Razzle-dazzle beauties kick up their heels in Rob Marshall's 'Nine'
Sunday, December 20, 2009
NEW YORK -- She could have danced all year. That's how much Penélope Cruz seemed to adore rehearsing day after day for "A Call From the Vatican," the kittenish number she performs with the come-hither allure of a Brigitte Bardot in the new movie adaptation of the Broadway musical "Nine."
"I got there at the end of August, and I shot my number in November," Cruz recalls as she sits in the bedroom of a sumptuous suite at the Waldorf Astoria. "I did it practically every day, for many hours. And then also there were the singing lessons. It takes a lot of time to be able to do it, especially to sing it and to dance it at the same time."
For the remarkable international gallery of actresses who would adorn the film -- the tale of a blocked Italian film director (Daniel Day-Lewis) and the women who haunt, confound and worship him -- American stage-turned-movie director Rob Marshall set up a sort of musical-theater camp at London's Shepperton Studios, where much of the $80 million production was shot. There the actresses, five of whom, like Day-Lewis, own Oscars, sang together, ate together and egged one another on as they went before the cameras. To a degree that rarely happens in the frenetic film world of on-a-movie-set-today, on-a-Learjet-tomorrow, they were given time to form a bona fide acting ensemble.
"This was one of the best experiences that I've had since I started working when I was 16. One of the best, for sure," Cruz says, warming to the memories of just over a year ago, working with a cast that included Nicole Kidman, Judi Dench, Marion Cotillard, Kate Hudson, Fergie and the empress of lusty screen sirens, Sophia Loren. "And then when it's done and I realized I don't get to do it anymore, I was sad. I had some routine to my life, you know?"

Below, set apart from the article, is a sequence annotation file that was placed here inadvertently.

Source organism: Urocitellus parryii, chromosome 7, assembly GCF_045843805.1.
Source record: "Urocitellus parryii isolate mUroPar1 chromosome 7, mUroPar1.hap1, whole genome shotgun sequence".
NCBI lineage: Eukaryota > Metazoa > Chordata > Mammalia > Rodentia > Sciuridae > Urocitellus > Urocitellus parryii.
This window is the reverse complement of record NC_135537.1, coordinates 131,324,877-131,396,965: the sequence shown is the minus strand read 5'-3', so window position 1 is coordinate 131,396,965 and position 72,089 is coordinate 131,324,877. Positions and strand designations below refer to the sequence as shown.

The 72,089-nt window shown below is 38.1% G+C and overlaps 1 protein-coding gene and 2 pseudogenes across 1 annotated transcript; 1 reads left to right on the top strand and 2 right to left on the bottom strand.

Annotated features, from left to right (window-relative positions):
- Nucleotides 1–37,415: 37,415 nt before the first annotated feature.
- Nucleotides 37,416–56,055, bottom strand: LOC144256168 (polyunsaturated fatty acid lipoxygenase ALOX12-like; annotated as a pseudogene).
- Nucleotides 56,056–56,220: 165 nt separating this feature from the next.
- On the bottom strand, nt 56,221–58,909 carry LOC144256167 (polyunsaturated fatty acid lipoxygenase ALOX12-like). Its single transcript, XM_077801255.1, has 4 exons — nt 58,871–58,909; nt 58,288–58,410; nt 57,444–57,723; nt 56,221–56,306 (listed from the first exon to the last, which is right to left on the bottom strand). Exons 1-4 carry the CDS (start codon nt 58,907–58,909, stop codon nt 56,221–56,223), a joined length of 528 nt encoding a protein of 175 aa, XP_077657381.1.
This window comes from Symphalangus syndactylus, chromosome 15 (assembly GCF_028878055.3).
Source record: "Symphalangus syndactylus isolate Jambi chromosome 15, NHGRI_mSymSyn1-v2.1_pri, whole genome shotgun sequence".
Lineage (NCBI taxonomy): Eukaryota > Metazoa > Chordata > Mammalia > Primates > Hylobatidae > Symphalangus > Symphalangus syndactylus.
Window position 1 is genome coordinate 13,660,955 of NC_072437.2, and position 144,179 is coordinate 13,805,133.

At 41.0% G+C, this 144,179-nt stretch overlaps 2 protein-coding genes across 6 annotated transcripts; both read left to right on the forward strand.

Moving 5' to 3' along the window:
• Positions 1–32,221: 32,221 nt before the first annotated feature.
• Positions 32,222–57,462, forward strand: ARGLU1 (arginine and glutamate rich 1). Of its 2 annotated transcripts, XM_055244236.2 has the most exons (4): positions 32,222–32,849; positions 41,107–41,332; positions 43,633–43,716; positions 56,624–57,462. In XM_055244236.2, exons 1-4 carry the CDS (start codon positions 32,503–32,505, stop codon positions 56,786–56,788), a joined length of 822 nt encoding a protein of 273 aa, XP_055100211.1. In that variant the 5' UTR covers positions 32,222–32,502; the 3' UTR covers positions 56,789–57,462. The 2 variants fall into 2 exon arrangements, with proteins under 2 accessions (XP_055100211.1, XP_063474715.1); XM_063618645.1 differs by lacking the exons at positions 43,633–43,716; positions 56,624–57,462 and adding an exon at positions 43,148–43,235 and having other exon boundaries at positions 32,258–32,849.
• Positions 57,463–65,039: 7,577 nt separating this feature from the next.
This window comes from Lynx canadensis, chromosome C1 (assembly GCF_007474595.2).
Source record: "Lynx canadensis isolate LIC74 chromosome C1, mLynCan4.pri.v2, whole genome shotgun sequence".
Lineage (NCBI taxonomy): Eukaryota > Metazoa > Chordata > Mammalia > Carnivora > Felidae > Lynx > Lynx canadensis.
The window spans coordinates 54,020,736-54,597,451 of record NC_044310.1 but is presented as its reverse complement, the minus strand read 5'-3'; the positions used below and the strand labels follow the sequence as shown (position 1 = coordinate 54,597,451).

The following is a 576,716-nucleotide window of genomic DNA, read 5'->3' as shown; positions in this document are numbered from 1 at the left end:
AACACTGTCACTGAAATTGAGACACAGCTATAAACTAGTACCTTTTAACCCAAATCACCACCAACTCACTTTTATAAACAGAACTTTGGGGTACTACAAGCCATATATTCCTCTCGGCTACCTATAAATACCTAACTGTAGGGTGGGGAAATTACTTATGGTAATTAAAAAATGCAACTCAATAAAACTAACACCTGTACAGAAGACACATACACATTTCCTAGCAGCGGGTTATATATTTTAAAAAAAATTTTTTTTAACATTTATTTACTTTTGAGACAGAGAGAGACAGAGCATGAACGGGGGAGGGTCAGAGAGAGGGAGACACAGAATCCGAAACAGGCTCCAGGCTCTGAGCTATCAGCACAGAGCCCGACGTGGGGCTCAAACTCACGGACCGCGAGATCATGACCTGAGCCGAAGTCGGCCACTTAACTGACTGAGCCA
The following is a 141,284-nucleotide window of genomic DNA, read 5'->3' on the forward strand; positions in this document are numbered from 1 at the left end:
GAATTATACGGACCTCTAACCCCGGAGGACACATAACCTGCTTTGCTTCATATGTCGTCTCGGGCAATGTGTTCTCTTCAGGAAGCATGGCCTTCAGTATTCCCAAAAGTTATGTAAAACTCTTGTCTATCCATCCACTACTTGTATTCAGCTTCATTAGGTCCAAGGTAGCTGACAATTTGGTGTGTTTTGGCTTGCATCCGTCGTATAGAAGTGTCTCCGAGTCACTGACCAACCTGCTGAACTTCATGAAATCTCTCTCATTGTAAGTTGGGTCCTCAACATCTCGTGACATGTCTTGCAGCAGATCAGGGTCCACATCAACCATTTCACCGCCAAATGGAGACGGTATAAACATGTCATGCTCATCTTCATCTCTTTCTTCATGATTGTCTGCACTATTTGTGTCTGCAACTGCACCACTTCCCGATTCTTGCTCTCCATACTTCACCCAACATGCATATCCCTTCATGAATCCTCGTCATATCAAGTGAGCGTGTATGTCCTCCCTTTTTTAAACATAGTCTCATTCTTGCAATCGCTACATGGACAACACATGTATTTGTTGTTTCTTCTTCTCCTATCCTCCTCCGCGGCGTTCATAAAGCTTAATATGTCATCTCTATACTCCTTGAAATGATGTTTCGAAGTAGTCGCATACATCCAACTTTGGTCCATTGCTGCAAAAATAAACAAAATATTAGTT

With the movie opening across the nation Christmas Day, the concern shifts from how much of a kick the actors got, to whether audiences will derive the same kind of thrills. Although it has already garnered a basket of Golden Globe nominations, the early mixed reviews suggest "Nine" may be a tougher sell than Marshall's well-received and lavishly rewarded freshman musical for the screen, "Chicago," which won the 2003 Academy Award for Best Picture.
Like "Chicago," "Nine" is inspired by a Broadway hit, in this case, Maury Yeston and Arthur Kopit's 1982 Tony-winning musical, itself based on Federico Fellini's 1963 autobiographical film, "8 1/2 ." As in "Chicago," Marshall has given music-video treatment to the musical numbers, dividing them into rapid-cross-cut mini-montages, set in the mind of its central character, Guido. But while "Chicago's" songs illuminated the gloss and irony in the show's satirical plot, "Nine's" musical interludes reflect the facets of a more introspective story -- the war raging in Guido's psyche over the consequences of his infidelities and his waning creative powers.